Finally, I asked about the risk factor that I already knew the answer to. "Sir," I asked, "do you smoke?" The patient looked me in the eyes with his own intent, sincere gaze. "Not anymore I don't, Doctor." His answer intrigued me, of course, so I asked him to clarify his answer. "Well, I had my last cigarette right before the ambulance came to pick me up." Upon pressing further, the patient admitted to smoking at least two packs of cigarettes a day.

If each of us in the ER setting were given a nickel every time a smoking patient told us they had their last cigarette before seeing us, we would all be living in mansions and driving German sport cars. I would be cheering for this patient's efforts to quit, but two packs a day? This patient faced one heck of a mountain to climb over after his thirty-year habit.

We talked a little more about his health. He had required three stents total in his past, most recently in 2011. Despite his poor health, he continued to smoke and rarely took a baby aspirin a day, let alone his other required medicines for his hypertension, high cholesterol, and diabetes. "Well, sometimes I take them all, but I try to take my diabetes medicine every day."

It was here, at this pivotal moment, that the energy in the room became palpable, changing for the better. Denise stood up from her corner chair, speaking as she began to approach my side by the cot. "Uncle Bob," she said, reaching for her uncle's hand after her arrival, "that's all about to change. Now that you moved to town to live with me, we are going to make sure that you do everything right."

I liked Denise immediately. Who wouldn't? I looked from her back to her Uncle Bob, noticing the tears beginning to collect in the inner angles of his eyes. Slowly, the tears spilled over, trickling down his cheek. Denise and I remained quiet, a wistful calm settling in the room as I looked down to watch Denise's thumb stroke over the back of her uncle's trembling hand. After watching this rhythmic comforting, I looked back to Uncle Bob's face. It was contorted with a look of relief, of the knowledge that one wasn't alone in an uphill fight.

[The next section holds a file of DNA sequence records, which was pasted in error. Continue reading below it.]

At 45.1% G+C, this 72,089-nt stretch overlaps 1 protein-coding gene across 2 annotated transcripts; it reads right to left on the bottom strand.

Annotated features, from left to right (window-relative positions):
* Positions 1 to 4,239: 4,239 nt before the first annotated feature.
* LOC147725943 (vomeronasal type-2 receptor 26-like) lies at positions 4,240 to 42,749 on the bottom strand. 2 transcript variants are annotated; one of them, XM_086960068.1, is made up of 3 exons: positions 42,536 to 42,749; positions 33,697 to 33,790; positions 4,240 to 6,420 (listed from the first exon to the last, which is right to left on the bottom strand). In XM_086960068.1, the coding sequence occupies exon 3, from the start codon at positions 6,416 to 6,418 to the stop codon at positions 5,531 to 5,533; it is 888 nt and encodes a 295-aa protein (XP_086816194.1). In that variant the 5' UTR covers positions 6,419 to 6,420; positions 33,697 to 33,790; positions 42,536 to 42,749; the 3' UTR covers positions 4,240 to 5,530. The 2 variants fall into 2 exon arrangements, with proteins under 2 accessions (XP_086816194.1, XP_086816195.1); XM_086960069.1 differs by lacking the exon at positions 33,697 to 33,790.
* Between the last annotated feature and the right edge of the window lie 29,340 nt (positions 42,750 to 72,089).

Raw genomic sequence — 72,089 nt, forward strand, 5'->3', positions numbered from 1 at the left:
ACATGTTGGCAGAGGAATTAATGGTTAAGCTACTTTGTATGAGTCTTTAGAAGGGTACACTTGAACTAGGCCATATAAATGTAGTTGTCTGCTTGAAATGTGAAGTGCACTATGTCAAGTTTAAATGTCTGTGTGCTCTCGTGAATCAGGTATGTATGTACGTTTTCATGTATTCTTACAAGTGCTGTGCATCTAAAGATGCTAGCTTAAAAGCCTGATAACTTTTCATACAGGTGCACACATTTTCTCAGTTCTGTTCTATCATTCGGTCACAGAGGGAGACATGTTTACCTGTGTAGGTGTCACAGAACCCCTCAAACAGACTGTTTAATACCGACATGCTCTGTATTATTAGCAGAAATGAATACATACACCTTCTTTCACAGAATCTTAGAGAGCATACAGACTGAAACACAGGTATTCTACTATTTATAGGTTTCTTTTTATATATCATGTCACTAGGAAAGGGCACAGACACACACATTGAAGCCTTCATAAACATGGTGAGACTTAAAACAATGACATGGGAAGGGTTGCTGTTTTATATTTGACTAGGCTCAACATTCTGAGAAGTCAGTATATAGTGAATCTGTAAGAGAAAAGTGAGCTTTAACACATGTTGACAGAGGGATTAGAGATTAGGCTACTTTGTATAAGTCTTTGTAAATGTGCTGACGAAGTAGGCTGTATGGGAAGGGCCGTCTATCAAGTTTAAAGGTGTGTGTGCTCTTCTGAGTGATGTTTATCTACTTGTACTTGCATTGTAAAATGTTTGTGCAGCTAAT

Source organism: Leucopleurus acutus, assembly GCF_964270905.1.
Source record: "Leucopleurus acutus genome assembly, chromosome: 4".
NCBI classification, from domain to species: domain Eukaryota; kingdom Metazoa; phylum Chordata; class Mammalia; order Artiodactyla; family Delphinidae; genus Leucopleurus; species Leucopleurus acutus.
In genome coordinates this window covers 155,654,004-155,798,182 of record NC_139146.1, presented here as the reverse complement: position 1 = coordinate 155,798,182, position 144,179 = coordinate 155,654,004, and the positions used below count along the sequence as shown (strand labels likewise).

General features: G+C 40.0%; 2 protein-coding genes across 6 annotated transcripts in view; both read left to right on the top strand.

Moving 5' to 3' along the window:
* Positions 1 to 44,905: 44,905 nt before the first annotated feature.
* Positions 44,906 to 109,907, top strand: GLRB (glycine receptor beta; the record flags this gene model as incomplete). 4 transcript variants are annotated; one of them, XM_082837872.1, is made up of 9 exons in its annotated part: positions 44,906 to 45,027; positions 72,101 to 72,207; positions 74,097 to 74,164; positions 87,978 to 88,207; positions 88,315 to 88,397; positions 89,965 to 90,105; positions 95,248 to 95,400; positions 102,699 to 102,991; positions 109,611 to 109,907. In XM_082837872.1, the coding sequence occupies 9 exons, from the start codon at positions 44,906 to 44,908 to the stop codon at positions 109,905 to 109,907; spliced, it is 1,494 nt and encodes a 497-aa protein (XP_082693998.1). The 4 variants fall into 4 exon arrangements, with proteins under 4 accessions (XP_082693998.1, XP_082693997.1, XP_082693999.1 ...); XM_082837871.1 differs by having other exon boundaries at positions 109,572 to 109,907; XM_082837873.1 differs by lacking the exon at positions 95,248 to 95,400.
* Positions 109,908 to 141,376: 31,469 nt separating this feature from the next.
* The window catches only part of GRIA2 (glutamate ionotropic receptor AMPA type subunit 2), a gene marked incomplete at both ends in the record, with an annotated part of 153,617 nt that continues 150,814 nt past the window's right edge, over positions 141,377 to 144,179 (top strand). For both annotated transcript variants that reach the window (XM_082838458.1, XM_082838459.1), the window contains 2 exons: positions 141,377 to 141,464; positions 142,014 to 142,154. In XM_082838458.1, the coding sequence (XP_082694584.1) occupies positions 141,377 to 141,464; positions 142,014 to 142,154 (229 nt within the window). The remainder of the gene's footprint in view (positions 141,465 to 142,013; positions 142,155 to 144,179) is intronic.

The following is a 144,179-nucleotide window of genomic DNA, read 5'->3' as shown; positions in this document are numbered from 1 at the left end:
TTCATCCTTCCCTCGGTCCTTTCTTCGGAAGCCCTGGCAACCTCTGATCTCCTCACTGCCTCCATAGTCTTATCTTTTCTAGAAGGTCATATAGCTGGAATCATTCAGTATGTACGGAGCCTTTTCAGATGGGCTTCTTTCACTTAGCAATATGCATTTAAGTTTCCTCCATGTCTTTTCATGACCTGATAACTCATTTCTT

Slowly, Denise leaned in and kissed her uncle's cheek. It was sweet. It was simple. And it was an astounding privilege for me to witness such tenderness.

I stepped back from the cot and became invisible while Denise spoke to her uncle.

"Uncle Bob," Denise spoke, quietly and calmly, "Mom died two years ago, leaving us only with each other. I am glad you finally moved here to be with me and my family. Mom would have wanted you to live with me, so it's about time you got here. Now we just need to get you better so you can enjoy my children and they can get to know their Uncle Bob."

The patient, at his niece's words, completely fell apart, sobbing openly. Before exiting the room, to give Denise and her uncle the privacy they deserved, I asked him quickly again if he had any further chest pain. "No," he answered, "only a broken heart." I had hopes that his broken heart would be healed in the capable hands of his niece. And like clockwork, accompanying that thought as I walked out of the room, I overheard Denise continuing to speak. "It's all going to start by you throwing out those cigarettes of yours." Yep, I definitely liked this Denise character.

Thankfully, Uncle Bob's initial cardiac tests came back unremarkable, barring a high glucose level. He needed to be admitted for further cardiac work-up and, more importantly, to be plugged into our health-care system. With proper medical care and Denise's support, I had hopes that Uncle Bob might just be able to pull himself out from the current of neglect he created for himself.